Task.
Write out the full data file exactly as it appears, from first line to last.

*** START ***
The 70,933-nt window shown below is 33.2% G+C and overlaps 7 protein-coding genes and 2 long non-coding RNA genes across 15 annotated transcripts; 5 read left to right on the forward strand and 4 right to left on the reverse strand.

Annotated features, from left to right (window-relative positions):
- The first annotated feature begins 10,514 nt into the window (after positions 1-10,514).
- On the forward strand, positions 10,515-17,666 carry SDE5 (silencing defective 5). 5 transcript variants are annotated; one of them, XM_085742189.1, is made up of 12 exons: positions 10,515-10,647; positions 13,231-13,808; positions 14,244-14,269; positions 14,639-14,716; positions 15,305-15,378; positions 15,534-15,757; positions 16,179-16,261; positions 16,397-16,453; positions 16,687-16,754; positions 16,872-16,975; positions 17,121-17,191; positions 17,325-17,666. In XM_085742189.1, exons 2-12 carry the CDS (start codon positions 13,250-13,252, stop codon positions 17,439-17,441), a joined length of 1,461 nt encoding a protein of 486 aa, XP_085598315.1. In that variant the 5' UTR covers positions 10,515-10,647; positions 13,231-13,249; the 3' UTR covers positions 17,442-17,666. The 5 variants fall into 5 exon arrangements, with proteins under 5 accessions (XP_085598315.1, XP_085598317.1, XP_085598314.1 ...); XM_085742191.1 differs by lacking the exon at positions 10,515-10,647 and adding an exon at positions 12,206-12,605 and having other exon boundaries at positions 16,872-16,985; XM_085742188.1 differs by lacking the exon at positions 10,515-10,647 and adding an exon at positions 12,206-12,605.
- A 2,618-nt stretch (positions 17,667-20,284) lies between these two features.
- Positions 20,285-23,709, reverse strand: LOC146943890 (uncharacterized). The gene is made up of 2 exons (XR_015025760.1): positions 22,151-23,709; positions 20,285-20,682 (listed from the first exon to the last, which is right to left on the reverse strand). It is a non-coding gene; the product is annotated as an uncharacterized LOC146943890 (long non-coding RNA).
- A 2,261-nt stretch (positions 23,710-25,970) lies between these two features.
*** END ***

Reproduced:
The 70,933-nt window shown below is 33.2% G+C and overlaps 7 protein-coding genes and 2 long non-coding RNA genes across 15 annotated transcripts; 5 read left to right on the forward strand and 4 right to left on the reverse strand.

Annotated features, from left to right (window-relative positions):
- The first annotated feature begins 10,514 nt into the window (after positions 1-10,514).
- On the forward strand, positions 10,515-17,666 carry SDE5 (silencing defective 5). 5 transcript variants are annotated; one of them, XM_085742189.1, is made up of 12 exons: positions 10,515-10,647; positions 13,231-13,808; positions 14,244-14,269; positions 14,639-14,716; positions 15,305-15,378; positions 15,534-15,757; positions 16,179-16,261; positions 16,397-16,453; positions 16,687-16,754; positions 16,872-16,975; positions 17,121-17,191; positions 17,325-17,666. In XM_085742189.1, exons 2-12 carry the CDS (start codon positions 13,250-13,252, stop codon positions 17,439-17,441), a joined length of 1,461 nt encoding a protein of 486 aa, XP_085598315.1. In that variant the 5' UTR covers positions 10,515-10,647; positions 13,231-13,249; the 3' UTR covers positions 17,442-17,666. The 5 variants fall into 5 exon arrangements, with proteins under 5 accessions (XP_085598315.1, XP_085598317.1, XP_085598314.1 ...); XM_085742191.1 differs by lacking the exon at positions 10,515-10,647 and adding an exon at positions 12,206-12,605 and having other exon boundaries at positions 16,872-16,985; XM_085742188.1 differs by lacking the exon at positions 10,515-10,647 and adding an exon at positions 12,206-12,605.
- A 2,618-nt stretch (positions 17,667-20,284) lies between these two features.
- Positions 20,285-23,709, reverse strand: LOC146943890 (uncharacterized). The gene is made up of 2 exons (XR_015025760.1): positions 22,151-23,709; positions 20,285-20,682 (listed from the first exon to the last, which is right to left on the reverse strand). It is a non-coding gene; the product is annotated as an uncharacterized LOC146943890 (long non-coding RNA).
- A 2,261-nt stretch (positions 23,710-25,970) lies between these two features.